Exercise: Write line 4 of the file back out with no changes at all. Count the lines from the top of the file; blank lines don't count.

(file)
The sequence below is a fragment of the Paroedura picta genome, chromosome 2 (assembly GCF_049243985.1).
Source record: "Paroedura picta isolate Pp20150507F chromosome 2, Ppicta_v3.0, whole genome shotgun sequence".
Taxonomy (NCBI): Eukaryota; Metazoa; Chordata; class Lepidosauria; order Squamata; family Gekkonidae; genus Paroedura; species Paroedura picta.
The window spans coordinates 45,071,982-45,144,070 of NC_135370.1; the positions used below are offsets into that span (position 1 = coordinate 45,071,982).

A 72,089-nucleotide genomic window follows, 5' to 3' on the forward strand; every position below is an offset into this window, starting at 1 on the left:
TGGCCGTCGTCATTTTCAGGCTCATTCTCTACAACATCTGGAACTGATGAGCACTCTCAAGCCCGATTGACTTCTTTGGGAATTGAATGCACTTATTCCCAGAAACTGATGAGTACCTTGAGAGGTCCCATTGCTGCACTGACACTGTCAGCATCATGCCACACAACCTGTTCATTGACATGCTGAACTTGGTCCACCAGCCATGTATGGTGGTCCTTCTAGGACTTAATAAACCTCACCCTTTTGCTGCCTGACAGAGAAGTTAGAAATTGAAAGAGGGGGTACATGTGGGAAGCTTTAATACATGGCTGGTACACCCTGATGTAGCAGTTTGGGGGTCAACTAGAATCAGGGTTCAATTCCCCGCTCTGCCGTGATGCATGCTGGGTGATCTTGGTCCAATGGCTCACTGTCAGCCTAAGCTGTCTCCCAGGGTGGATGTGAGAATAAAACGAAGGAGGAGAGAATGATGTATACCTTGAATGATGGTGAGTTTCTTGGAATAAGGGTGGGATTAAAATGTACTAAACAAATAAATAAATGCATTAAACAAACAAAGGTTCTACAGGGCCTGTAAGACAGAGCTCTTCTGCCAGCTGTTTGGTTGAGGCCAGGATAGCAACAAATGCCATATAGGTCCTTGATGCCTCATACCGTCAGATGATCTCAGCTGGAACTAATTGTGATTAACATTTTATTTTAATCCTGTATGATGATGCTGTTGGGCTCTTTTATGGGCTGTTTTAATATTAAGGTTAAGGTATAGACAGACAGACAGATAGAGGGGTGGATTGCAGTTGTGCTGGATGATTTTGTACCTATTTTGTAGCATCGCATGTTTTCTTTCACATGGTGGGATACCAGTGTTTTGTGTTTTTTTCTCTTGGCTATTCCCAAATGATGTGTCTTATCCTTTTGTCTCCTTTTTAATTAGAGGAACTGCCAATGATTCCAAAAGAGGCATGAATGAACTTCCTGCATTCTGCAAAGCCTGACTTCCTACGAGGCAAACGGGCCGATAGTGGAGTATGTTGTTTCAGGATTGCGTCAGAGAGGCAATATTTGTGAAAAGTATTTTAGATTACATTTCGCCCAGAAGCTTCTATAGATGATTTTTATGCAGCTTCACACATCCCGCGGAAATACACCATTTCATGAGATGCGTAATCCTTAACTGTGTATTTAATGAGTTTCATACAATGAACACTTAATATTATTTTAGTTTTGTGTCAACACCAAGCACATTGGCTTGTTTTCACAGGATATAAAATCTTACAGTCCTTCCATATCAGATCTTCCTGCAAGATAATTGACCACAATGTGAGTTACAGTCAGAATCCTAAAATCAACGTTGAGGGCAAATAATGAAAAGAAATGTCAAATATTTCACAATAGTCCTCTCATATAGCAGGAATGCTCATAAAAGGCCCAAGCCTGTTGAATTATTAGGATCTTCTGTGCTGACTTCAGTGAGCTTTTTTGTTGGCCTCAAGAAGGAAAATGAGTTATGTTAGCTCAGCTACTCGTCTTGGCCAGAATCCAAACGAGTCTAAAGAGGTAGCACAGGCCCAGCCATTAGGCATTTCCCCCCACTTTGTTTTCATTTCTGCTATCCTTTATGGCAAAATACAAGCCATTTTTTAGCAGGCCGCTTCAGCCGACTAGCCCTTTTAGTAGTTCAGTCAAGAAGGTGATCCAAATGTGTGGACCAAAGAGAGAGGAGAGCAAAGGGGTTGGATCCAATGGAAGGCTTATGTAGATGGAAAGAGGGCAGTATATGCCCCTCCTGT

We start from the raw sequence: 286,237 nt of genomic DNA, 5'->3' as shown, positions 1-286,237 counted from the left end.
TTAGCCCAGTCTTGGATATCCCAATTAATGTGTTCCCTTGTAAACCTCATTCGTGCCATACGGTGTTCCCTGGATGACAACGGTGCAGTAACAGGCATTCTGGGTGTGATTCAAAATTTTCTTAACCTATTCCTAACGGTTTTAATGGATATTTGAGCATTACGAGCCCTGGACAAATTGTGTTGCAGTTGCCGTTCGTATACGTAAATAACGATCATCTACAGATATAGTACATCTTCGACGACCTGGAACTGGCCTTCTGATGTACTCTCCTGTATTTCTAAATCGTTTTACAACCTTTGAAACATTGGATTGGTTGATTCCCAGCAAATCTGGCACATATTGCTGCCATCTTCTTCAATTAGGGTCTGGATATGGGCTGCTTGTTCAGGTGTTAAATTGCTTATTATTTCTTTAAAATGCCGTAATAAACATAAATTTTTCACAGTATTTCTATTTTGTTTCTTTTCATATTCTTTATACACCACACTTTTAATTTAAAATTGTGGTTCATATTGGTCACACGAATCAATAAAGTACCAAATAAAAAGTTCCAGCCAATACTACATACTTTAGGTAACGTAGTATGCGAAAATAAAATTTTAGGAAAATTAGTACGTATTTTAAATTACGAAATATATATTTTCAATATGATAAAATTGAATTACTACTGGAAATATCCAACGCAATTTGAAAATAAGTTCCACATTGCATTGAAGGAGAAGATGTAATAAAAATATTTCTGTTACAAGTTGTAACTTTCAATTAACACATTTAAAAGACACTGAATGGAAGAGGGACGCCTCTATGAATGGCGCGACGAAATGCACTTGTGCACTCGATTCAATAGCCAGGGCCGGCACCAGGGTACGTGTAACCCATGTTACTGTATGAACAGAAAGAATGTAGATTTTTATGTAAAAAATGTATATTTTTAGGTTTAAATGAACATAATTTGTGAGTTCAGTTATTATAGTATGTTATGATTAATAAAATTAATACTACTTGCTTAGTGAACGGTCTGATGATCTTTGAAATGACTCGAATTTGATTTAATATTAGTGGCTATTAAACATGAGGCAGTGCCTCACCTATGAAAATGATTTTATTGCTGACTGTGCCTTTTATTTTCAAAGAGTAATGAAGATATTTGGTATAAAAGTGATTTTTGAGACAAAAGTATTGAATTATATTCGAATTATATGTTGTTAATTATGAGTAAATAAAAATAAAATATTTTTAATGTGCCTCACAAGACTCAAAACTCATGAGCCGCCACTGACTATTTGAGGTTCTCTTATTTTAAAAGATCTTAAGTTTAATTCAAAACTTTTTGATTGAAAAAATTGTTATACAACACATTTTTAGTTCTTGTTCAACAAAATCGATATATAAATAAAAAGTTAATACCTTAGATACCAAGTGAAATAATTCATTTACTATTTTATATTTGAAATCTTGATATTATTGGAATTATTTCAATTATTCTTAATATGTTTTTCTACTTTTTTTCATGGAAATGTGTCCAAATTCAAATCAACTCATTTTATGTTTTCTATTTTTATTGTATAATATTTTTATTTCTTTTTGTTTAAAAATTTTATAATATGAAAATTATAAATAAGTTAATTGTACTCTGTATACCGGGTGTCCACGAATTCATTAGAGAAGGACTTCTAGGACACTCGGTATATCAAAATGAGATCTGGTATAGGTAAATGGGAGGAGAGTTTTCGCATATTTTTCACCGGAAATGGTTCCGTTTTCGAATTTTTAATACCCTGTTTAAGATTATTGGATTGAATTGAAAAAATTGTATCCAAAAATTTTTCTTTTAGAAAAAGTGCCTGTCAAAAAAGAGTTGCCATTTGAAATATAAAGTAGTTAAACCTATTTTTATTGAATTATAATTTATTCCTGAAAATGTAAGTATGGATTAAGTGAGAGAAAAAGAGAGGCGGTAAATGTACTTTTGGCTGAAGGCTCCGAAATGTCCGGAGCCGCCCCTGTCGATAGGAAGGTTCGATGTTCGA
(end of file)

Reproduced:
The window spans coordinates 45,071,982-45,144,070 of NC_135370.1; the positions used below are offsets into that span (position 1 = coordinate 45,071,982).